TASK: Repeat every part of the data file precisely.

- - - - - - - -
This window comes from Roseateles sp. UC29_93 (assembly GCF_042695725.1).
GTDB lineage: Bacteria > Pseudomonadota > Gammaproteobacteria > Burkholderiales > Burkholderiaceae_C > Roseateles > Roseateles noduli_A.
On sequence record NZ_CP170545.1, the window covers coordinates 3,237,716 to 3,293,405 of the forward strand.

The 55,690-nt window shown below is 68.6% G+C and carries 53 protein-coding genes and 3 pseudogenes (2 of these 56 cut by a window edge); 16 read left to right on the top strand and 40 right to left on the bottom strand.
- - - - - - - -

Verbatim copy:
This window comes from Roseateles sp. UC29_93 (assembly GCF_042695725.1).
GTDB lineage: Bacteria > Pseudomonadota > Gammaproteobacteria > Burkholderiales > Burkholderiaceae_C > Roseateles > Roseateles noduli_A.
On sequence record NZ_CP170545.1, the window covers coordinates 3,237,716 to 3,293,405 of the forward strand.

The 55,690-nt window shown below is 68.6% G+C and carries 53 protein-coding genes and 3 pseudogenes (2 of these 56 cut by a window edge); 16 read left to right on the top strand and 40 right to left on the bottom strand.